This article is based on information provided by Home Instead Senior Care.
Leading an outgoing and active lifestyle in your senior years may lessen the impact of dementia, according to several studies. While the benefits of social connections have been identified, new information suggests that older adults with a laid back personality may not only avoid many consequences of stress but may also have a lower risk of developing dementia.
It now appears that older adults with laid back temperaments not only avoid many of the consequences of stress, but may also have a lower risk of dementia.
Q. Does personality have an effect on dementia and other issues associated with aging? I’m wondering what research might show.
A number of studies have pointed to the fact that being socially active is a positive lifestyle for seniors and one that seems to lessen the impact of dementia.
New research suggests that older adults who are active and less prone to stress, even if they’re not as socially involved, have a lower risk of developing dementia. According to a recent study, people who were socially isolated or inactive but relaxed had a 50 percent lower risk of developing dementia compared with people who were isolated and prone to distress. The dementia risk was also 50 percent lower for people who were outgoing and relaxed compared with those who were outgoing but prone to distress.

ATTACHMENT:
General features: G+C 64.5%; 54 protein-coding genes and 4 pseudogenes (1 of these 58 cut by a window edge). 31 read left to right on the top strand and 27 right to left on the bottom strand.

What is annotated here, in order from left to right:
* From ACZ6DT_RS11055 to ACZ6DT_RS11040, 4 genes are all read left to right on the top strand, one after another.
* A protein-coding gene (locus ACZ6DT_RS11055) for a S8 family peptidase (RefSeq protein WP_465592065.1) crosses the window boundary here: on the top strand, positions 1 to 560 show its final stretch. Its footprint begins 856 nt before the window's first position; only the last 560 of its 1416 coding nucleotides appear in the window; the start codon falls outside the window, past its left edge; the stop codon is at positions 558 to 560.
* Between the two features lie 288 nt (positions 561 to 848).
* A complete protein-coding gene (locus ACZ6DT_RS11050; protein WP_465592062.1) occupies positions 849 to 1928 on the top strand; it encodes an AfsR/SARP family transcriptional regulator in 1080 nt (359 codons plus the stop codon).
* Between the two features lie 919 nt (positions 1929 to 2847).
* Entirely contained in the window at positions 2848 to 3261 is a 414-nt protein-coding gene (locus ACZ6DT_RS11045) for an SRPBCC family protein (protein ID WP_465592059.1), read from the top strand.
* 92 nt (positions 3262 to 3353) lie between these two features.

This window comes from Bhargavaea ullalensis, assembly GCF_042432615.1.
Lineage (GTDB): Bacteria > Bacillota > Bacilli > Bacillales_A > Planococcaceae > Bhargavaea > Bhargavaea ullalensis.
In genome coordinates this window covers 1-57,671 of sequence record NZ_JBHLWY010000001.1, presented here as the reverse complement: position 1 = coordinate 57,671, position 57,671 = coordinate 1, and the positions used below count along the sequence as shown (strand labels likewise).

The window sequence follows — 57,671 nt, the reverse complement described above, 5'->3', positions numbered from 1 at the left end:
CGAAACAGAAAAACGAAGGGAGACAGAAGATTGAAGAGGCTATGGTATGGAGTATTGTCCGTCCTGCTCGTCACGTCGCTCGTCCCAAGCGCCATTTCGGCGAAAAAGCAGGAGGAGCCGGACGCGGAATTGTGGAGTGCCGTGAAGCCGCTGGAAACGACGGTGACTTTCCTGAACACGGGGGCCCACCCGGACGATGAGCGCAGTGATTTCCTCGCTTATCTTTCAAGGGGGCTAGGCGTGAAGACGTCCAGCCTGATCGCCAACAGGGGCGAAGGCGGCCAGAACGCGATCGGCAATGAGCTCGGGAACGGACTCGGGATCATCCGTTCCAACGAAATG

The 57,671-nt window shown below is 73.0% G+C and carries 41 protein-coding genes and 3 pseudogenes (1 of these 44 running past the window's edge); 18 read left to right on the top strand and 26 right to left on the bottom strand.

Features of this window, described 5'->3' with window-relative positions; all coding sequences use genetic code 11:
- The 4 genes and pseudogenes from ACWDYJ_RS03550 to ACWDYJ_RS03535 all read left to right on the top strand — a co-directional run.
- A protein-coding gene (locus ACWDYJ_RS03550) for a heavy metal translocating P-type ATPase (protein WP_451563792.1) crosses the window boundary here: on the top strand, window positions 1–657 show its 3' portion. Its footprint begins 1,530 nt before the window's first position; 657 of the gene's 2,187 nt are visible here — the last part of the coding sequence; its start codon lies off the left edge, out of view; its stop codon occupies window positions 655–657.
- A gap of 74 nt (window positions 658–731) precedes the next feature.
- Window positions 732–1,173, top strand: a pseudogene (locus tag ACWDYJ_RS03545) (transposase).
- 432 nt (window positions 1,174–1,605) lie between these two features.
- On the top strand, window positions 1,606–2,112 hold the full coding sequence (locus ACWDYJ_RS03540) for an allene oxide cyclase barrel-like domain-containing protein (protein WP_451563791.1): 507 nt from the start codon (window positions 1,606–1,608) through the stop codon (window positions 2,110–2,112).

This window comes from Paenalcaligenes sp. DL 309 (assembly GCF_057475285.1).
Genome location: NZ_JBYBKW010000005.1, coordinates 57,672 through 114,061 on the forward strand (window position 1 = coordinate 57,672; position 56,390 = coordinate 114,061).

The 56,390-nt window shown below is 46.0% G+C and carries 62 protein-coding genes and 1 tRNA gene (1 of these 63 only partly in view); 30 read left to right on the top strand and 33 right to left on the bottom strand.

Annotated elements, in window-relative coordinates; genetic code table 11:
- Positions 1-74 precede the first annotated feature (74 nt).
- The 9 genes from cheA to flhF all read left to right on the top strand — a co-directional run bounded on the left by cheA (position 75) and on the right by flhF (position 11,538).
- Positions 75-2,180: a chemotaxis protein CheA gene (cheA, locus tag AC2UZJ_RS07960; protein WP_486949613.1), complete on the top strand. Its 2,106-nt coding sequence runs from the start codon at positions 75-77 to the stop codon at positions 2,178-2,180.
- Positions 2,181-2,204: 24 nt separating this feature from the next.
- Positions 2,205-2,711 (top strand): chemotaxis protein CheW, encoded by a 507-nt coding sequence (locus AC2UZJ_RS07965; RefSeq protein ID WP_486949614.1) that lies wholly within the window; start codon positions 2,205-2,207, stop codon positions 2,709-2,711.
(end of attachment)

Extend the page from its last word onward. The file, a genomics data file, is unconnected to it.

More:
“In the past, studies have shown that chronic distress can affect parts of the brain, such as the hippocampus, possibly leading to dementia, but our findings suggest that having a relaxed and outgoing personality in combination with an active lifestyle may decrease the risk of developing dementia even further,” says study leader Dr Hui-Xin Wang, at the Aging Research Centre (ARC) in Stockholm.
“The good news is, lifestyle factors can be modified as opposed to genetic factors which cannot be controlled. But these are early results, so how exactly mental attitude influences risk for dementia is not clear,” said Wang, whose research was published in Neurology, the medical journal of the American Academy of Neurology.
Since companionship can be a significant factor in reducing this risk, consider doing whatever you can to keep the senior in your life from being isolated. See to it that your loved one is able to get out and spend time not just with others in his or her own age group but with people of all generations. If your senior is homebound then consider hiring a companionship service such as Home Instead Senior Care®.
A Home Instead CAREGiverSMcan help older adults by providing companionship from a few hours up to 24 hours a day, on weekends and even holidays. CAREGivers are screened, trained, and insured, and many are seniors, too.
For more information about this study, log on to http://ki.se/ki/jsp/polopoly.jsp?d=130&a=67778&l=en&newsdep=130.